Stocks Lose Ground Yet Again as Week Ends

TD, TC in Forefront

Canada's main stock index struggled in the first hour on Friday, despite energy stocks as oil prices jumping nearly 3%, though upbeat earnings from Bank of Montreal boosted sentiment.

The S&P/TSX Composite headed down once again, 40.86 points to open the last session of a wild week at 20,721.17.

The Canadian dollar gained 0.29 cents at 78.30 cents U.S.

Toronto-Dominion Bank sounded a cautious note about next year's outlook due to inflation and the end of stimulus measures after better-than-expected earnings, while rival Canadian Imperial Bank of Commerce missed estimates due to higher expenses and loan-loss provisions.

TD shares dipped 45 cents to $96.05, while CIBC shares rocketed $1.69, or 1.2%, to $138.97.

Back to TD, RBC raised its target price on the bank’s stock to $104.00 from $91.00.

CIBC initiated coverage on Fairfax Financial Holdings with an outperform rating. Fairfax shares $6.15, or 1.1%, to $578.00.

JP Morgan raised the target price on TC Energy to $68.00 from $67.00. TC shares inched up a dime to $59.02.

ON BAYSTREET

The TSX Venture Exchange lost 0.79 points to kick off Friday at 909.43.

Seven of 12 TSX subgroups were in the red, weighed by health-care concerns, down 2.2%, information technology, off 1.5%, and gold, fading 0.6%.

The four gainers were led by energy, up 1.1%, consumer staples, ahead 0.3%, and communications, better by 0.2%. Real-estate issues were unchanged in the first hour.

ON WALLSTREET

The S&P 500 dipped in volatile trading on Friday, after a disappointing November jobs report, as the market nears the end of a roller-coaster week driven by COVID omicron variant developments.

The Dow Jones Industrials tailed off 28.59 points to 34,611.20, dragged down by a 2% loss in Boeing

The S&P 500 index fell 20.28 points to 4,555.14.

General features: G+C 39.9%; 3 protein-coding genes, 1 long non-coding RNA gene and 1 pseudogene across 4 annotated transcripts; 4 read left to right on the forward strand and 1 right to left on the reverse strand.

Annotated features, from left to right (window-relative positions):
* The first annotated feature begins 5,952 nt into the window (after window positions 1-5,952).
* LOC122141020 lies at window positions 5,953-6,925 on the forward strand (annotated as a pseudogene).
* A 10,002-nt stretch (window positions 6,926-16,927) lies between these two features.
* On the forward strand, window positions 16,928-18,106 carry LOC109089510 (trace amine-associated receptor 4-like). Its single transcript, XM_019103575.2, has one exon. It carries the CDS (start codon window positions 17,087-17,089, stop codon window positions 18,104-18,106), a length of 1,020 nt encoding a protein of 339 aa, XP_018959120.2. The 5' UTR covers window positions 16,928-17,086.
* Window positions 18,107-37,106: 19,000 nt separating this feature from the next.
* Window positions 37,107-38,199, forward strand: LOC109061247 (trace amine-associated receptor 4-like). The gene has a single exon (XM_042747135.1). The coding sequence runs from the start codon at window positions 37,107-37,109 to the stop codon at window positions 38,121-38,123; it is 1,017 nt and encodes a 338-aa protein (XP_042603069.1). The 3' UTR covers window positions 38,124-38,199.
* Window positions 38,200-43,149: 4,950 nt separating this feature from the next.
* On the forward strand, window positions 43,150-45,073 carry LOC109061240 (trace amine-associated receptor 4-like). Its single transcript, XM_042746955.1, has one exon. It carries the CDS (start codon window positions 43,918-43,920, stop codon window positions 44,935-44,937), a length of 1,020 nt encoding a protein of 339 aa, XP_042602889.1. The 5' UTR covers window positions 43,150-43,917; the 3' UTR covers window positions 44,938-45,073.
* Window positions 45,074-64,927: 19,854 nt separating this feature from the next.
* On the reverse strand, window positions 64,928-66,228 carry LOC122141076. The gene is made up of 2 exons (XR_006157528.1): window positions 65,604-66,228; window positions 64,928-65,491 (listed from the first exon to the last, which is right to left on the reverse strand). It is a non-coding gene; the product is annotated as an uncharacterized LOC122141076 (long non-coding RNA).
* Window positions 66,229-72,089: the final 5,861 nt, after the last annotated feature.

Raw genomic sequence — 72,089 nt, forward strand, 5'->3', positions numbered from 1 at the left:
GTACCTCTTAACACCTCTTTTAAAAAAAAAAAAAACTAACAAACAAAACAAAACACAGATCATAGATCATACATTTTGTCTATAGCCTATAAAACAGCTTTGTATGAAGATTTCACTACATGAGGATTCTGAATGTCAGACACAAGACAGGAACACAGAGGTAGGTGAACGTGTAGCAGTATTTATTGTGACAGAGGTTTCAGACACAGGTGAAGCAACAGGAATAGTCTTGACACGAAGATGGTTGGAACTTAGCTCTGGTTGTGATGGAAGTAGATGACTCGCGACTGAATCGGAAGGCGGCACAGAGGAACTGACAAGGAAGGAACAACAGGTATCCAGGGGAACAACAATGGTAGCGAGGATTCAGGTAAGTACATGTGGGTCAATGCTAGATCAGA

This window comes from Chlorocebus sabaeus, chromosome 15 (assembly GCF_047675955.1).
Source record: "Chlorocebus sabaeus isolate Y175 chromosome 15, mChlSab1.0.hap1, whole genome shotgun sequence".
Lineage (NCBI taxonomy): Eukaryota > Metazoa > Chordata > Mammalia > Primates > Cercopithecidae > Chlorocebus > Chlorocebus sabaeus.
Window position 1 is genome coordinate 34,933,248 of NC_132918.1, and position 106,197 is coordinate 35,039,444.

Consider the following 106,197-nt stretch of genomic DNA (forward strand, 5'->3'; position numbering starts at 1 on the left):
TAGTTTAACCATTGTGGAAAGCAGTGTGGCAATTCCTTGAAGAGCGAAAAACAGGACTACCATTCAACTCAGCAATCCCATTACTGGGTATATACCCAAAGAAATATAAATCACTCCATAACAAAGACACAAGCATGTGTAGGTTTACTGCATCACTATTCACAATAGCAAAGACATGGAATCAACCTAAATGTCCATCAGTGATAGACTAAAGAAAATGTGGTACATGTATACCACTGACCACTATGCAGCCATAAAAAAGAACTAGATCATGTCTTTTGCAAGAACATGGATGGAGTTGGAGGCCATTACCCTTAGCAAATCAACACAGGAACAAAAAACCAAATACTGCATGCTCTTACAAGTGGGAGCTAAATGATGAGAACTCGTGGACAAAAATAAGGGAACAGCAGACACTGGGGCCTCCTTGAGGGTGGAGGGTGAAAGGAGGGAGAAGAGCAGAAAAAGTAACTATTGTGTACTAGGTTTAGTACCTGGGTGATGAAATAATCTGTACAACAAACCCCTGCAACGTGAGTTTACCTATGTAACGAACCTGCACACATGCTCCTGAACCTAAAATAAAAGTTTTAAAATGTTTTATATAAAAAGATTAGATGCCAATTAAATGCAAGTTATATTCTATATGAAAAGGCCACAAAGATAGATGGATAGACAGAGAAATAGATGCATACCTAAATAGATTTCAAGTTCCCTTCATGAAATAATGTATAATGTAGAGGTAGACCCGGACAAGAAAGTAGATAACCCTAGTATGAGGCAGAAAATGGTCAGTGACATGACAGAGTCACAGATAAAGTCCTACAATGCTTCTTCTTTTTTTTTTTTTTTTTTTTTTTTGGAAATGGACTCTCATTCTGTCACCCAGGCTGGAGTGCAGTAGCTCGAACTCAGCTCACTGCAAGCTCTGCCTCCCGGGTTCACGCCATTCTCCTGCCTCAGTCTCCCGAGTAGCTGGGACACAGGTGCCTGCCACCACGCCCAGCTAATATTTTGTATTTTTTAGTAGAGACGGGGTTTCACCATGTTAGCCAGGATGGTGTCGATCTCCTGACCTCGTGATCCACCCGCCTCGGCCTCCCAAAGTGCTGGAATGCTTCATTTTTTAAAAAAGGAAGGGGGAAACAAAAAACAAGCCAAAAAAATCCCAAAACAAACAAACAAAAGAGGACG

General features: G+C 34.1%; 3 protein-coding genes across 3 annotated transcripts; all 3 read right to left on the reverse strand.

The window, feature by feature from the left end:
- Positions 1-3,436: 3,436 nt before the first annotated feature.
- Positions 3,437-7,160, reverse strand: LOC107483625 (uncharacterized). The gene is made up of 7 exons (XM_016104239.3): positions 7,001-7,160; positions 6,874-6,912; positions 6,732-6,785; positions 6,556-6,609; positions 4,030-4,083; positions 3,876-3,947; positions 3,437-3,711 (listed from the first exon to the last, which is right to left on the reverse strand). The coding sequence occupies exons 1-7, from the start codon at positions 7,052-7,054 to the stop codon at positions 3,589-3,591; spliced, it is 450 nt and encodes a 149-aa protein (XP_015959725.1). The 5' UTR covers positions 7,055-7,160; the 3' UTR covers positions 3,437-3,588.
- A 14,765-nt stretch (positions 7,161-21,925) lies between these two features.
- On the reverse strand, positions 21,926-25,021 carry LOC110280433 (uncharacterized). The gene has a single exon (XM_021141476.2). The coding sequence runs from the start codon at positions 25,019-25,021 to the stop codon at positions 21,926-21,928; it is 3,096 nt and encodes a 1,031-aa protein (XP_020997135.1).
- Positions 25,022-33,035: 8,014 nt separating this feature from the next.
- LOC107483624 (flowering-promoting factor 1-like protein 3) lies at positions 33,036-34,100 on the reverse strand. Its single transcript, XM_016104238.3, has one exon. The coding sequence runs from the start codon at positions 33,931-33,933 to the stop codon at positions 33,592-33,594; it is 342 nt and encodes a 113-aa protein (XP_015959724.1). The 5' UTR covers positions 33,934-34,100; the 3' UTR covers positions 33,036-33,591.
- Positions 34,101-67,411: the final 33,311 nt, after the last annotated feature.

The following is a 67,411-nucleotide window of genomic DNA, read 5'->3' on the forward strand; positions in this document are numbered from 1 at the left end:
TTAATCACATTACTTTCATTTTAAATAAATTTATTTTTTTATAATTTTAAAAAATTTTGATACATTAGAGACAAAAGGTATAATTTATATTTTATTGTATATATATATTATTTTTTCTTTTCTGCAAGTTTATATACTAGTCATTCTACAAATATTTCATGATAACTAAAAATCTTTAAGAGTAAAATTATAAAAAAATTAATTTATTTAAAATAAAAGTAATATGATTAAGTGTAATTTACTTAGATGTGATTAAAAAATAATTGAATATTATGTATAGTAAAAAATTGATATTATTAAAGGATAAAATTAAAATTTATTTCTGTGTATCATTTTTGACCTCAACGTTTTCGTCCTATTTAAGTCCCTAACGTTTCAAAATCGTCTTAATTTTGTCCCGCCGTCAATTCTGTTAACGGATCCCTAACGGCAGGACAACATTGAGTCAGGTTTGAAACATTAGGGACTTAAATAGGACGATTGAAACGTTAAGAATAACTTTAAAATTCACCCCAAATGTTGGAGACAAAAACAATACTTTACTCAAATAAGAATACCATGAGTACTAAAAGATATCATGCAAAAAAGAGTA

The NASDAQ tumbled 216.33 points, or 1.4%, to 15,164.99. The major averages are on pace for a losing week.

Despite a rebound on Thursday that saw the Dow rise more than 600 points, the Dow is down 0.8% for the week. The S&P 500 is down 0.6% and the NASDAQ has lost 1.3% since Monday.

Stocks tied closely to the virus have led the market on its week-long seesaw, and that continued Friday. Companies that benefit from the economic expansion, such as hotels and airlines, led losers. Las Vegas Sands was off 2% and Delta Air Lines fell 1.2%. Norwegian Cruise Line fell 2.7% and Carnival Corp. lost 3%.

On the positive side, vaccine leader Moderna was among the biggest gainers, with its shares rising about 3%.

Elsewhere in markets, Chinese ride-hailing giant Didi announced during Asia trading hours on Friday that it will start delisting from the New York Stock Exchange and make plans to list in Hong Kong instead. Shares fell 11%.

November’s jobs report showed slower-than-expected job creation last month. Non-farm payrolls increased by just 210,000 for the month, well below the 573,000 jobs predicted by economists polled by Dow Jones.

However, the unemployment rate fell sharply to 4.2%, better than estimates of 4.5%.

Prices for 10-year Treasurys gained some territory, lowering yields to 1.43% from Thursday’s 1.44%. Treasury prices and yields move in opposite directions.

Oil prices gained $2.03 to $68.53 U.S. a barrel.

Gold prices advanced $8.60 to $1,771.30 U.S. an ounce.